Students in an online course at Georgia Institute of Technology got a surprise recently when they were told that one of their TAs wasn’t quite human. Jill Watson, so named because she was built on IBM’s Watson analytics system, answered questions convincingly enough that most students were unaware they were interacting with a computer instead of a person.
This exciting story could very easily translate into library service. A small majority of the questions we answer in the library are classified as directional, meaning that we can provide the answer from documented information rather than helping the user interpret or discover information. This means that in 54% of cases, an AI library employee might do a good job providing an answer.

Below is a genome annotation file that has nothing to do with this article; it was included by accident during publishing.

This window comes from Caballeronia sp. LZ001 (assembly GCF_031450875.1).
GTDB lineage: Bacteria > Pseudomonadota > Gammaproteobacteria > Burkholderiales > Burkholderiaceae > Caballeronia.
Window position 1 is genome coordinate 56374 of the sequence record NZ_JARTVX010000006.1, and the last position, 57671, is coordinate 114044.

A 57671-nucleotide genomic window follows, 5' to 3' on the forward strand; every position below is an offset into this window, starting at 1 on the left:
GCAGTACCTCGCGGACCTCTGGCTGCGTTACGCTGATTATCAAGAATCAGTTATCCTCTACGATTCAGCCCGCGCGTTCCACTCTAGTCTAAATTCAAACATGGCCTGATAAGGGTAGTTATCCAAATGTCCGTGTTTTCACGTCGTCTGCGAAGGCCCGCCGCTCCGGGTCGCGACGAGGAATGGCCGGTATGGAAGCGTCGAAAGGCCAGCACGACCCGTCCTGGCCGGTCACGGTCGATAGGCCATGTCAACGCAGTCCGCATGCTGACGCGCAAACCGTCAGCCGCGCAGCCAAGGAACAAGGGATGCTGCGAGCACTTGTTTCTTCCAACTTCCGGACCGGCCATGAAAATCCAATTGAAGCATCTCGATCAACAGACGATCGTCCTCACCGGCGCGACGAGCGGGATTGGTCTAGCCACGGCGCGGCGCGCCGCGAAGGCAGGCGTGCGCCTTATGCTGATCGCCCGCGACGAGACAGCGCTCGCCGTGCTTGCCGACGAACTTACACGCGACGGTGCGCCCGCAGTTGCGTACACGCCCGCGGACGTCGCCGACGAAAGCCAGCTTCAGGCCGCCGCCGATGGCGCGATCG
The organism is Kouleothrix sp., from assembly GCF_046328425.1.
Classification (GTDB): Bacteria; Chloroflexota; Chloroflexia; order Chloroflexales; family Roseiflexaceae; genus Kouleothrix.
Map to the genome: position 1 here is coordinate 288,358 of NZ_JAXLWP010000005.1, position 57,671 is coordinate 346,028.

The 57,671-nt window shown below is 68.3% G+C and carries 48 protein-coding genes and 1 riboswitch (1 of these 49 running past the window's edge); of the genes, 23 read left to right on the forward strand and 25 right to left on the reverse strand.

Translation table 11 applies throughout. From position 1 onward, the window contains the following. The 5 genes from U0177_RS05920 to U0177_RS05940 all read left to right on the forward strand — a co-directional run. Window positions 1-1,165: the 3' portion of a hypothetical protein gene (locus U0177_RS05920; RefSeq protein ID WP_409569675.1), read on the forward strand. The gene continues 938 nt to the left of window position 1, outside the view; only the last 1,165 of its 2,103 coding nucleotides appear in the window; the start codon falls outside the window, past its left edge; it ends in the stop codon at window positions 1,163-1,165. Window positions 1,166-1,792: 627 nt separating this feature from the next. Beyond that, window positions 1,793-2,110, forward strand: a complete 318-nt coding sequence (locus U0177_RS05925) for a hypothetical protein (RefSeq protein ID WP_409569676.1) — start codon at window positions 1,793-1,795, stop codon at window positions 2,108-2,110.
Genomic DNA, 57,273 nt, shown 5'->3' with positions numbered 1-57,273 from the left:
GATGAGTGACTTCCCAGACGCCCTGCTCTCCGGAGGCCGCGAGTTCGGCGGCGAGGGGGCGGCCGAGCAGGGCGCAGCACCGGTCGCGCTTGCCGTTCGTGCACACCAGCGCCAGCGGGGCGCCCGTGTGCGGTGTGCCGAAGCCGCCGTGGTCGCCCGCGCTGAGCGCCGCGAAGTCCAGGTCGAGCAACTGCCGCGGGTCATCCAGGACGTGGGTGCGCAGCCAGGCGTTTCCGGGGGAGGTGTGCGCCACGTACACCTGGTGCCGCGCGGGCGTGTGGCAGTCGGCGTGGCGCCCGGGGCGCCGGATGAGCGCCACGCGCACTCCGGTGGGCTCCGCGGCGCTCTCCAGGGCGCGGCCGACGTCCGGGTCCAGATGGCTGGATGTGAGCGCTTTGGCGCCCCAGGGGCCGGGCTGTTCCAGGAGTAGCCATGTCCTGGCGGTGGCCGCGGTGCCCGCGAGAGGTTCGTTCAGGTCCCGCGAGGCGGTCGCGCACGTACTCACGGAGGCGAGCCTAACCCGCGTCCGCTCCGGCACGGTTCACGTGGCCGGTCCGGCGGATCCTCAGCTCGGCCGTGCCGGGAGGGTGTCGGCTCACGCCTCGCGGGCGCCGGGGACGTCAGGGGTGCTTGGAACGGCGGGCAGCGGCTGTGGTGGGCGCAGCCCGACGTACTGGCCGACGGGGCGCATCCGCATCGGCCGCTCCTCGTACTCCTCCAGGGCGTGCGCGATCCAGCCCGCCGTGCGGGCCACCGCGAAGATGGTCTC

As computers become smarter, information literacy is becoming even more important. Your robot TA might be able to answer questions, but curation, criticism, interpretation, and understanding are essentially human traits and building these skills is the goal of good information literacy.
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